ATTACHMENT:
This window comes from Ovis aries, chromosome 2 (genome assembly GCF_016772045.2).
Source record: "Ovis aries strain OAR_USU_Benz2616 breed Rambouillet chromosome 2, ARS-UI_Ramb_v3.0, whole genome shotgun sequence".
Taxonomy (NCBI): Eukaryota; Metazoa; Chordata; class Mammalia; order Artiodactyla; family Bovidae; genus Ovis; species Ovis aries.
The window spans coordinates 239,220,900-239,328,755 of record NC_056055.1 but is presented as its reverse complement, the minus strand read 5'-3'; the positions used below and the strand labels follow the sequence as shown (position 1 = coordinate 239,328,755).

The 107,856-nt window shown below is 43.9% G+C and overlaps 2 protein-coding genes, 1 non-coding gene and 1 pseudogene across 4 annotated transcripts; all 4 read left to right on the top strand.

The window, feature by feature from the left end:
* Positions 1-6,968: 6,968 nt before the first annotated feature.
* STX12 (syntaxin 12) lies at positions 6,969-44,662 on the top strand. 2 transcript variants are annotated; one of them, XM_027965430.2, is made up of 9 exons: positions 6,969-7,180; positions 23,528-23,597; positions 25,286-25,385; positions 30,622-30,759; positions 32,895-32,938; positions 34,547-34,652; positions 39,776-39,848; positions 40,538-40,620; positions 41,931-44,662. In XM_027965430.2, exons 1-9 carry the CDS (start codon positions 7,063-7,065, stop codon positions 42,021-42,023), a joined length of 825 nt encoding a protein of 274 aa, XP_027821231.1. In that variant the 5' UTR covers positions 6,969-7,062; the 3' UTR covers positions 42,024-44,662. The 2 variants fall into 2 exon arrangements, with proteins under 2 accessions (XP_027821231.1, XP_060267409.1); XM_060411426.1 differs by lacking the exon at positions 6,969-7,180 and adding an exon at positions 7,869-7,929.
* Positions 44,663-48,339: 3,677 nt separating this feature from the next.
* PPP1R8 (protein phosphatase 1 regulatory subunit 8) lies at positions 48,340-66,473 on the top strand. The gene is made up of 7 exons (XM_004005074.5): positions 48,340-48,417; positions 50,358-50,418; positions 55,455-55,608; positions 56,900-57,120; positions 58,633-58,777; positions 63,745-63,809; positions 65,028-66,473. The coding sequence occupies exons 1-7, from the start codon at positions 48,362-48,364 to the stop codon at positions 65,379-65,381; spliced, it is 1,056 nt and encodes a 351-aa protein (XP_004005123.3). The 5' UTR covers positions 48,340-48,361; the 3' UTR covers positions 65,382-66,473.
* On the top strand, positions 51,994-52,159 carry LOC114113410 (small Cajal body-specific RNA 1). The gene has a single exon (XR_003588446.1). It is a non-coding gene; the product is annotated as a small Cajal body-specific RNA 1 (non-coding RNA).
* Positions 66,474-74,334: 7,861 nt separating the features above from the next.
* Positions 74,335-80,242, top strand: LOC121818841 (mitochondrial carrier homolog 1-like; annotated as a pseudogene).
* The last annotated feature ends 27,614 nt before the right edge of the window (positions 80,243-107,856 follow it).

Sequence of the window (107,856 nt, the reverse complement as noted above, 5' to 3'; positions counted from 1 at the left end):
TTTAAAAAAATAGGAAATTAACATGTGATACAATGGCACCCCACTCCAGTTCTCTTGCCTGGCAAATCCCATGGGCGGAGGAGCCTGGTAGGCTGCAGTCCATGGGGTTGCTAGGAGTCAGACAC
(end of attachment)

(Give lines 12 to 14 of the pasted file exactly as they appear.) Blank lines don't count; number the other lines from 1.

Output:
* Positions 66,474-74,334: 7,861 nt separating the features above from the next.
* Positions 74,335-80,242, top strand: LOC121818841 (mitochondrial carrier homolog 1-like; annotated as a pseudogene).
* The last annotated feature ends 27,614 nt before the right edge of the window (positions 80,243-107,856 follow it).